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Brentford overcame the elements to rack up what could, at the end of the season, been seen as a very valuable point at relegation-threatened Shrewsbury in quite atrocious conditions.

It truth it was a real case of ‘get in, do the job and get out in one piece’ as the freezing, windy conditions made it too much of an unpleasant experience for both fans and the players to worry about niceties. If anything, most fans who spent time pre-match sampling the local ales in the town’s many medieval establishments were a bit gutted when it came to having to brave the cold as three o’clock loomed and leave the roaring fires behind.

However, despite the wintery gail, the pitched looked good, and back into the fold came Harlee Dean at the centre of defence, whilst Arsenal signee, Nico Yennaris, made his first starting at right-back. Adam Forshaw, had also made a recovery from his injury, took his place on the bench.

The strong wind made it really difficult for the Bees who, to their credit, tried to play ball-to-feet to combat the conditions. Shrewsbury in the mean time were happy to soak up the pressure, hoping for a Brentford mistake (very likely in the strong wind) before hitting the Bees on the break.

Both sides created a few chances in the first half – the best of the Bees chances falling to Trotta who played a little trick on the edge of the area before shooting just wide of the post. Atajić looked lively for Shrewsbury and had a couple of decent opportunities to give Salop the lead. But both sides were however unable to break the deadlock ending up going to the dressing room to munch on their half time cuppa all square.

HT. Shrewsbury 0 Brentford 0

The elements worsened during the interval, with the rain and wind increasing, but everyone we spoke to thought that Brentford would go on the rampage in the second half with the wind blowing in their favour – unfortunately, it wasn’t to be.

Forshaw came on for Yennaris five minutes into the second half – the young right back showed some good touches – but will still need a bit of time to adapt to full-on first team football. League One football is undoubtedly a big step up.

The Bees then started to take control of the game: dominating possession and creating good chances for Forshaw, Douglas, Judge and Trotta, who all went close to taking the lead.

Then, with a little over 20 minutes remaining, that the Bees got their break – Judge picked up the ball and made one of his trademark darting runs into the box after a great first touch – Ryan Woods was adjudged to have brought him down and the referee pointed straight to the spot. Shrewsbury fans thought the penalty was harsh, however, it was a clear pen from where we sat shivering and huddled like Emperor Penguins in the away end, and Brentford fans could argue that the referee missed other strong penalty shout in any case.

Despite his recent success from the spot against Gillingham, I doubt any Brentford fan will ever be 100% confident of Trotta taking a spot kick… and perhaps now Forshaw’s fit again, he should resume the role… Marcello stepped up and hit the ball to the right – the goalie saved the shot – but fortunately the young Italian was there to blast the rebound into the back of the net. Cue mad celebrations and a huge sign of relief.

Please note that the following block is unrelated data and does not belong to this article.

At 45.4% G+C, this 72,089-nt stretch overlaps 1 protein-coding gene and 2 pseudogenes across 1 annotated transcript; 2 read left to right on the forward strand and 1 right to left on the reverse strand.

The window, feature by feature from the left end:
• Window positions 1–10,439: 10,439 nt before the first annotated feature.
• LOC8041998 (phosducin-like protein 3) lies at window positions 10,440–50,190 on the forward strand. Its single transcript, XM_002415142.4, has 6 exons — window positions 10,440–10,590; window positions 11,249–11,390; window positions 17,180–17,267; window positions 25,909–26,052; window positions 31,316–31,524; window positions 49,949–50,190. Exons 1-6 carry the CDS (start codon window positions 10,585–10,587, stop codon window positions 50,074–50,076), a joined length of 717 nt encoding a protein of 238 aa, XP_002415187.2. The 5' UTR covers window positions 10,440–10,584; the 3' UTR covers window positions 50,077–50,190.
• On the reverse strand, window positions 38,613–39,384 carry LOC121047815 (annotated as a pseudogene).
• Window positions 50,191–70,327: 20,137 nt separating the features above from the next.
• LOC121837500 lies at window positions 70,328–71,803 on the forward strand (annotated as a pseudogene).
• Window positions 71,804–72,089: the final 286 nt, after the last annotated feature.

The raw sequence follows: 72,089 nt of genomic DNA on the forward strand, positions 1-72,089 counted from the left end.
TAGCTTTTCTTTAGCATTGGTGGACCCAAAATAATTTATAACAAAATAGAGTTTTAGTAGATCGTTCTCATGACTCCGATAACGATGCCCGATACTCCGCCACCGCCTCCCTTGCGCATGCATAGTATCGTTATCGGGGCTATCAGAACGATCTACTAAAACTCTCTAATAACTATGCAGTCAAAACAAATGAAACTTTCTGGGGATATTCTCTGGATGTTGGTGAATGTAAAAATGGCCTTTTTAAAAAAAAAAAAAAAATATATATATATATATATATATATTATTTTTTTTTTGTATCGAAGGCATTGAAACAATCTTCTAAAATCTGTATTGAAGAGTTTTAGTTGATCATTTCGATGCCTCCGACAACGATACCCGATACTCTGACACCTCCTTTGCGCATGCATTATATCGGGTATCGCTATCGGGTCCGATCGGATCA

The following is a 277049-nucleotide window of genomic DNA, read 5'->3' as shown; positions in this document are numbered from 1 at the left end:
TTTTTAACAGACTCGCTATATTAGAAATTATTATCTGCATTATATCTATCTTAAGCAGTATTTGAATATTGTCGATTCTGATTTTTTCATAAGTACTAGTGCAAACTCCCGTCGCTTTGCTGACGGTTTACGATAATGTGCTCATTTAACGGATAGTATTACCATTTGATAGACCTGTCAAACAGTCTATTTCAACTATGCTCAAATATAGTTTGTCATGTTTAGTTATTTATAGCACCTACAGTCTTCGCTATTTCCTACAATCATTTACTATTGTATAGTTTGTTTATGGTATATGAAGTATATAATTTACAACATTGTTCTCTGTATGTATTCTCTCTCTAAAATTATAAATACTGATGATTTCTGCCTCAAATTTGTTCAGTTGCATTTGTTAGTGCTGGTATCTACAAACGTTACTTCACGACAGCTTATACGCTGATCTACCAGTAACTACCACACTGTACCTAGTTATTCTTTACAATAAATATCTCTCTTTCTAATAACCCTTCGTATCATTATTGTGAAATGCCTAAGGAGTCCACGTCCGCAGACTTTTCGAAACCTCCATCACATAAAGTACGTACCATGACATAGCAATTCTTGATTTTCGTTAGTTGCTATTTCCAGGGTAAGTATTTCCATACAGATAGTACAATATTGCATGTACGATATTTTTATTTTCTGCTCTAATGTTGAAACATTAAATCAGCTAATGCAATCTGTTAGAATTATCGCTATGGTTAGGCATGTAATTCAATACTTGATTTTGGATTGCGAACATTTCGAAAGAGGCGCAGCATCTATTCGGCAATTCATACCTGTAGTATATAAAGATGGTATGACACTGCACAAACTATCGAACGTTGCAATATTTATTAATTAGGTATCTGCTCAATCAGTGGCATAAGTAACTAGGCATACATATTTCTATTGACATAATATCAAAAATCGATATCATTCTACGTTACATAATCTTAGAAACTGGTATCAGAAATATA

The Bees then turned the screw with McCormack, Saville and Akpom all getting decent chances to increase the lead.

But as the clock ticked into extra time, Shrewsbury got ball into the area. The cross wasn’t cleared properly by the Bees’ defence and Eaves, who up until then had quite frankly been awful, struck an unstoppable shot that beat Button to even things up.

FT. Shrewsbury 1 Brentford 1

It shows how far we have come when fans walk away from the game disappointed that we only got a point. Maybe it was the manner of the draw, with the Bees having the tables turned in conceding a rare last minute goal. But on reflection, a draw was probably the fairest result.

What is more important is that we are still grinding out the results. Two years ago, we may have lost this game. But the class of 2013/14 has the resilience to continue soldiering on no matter what may be thrown at them.

The conditions didn’t help, that’s an understatement, but Brentford didn’t play particularly well in this match compared to recent games – but it was hard enough walking across the car park after the match, let alone playing stylish football. But Brentford were solid – and they still managed to get a crucial point on the board to increase the unbeaten league run to 18 matches.

With the top three teams seemingly thrashing it out amongst themselves for the two top slots, it looks more and more likely that the automatic positions will be decided by the results of the matches between the top sides. February’s clash with Wolves, and March’s clash with Orient, will be six-pointer ‘cup final’ as big as any we’ve experienced over the last decade or so.

Normally, because results rarely go our way, Brentford fans never relish these crunch matches, however, this season things are different. With the strength in depth of our squad, and the passion emanating from the players whenever they walk onto the pitch, fans are confident that we’re more ready for anything that the other teams can throw at us. Bring ’em on.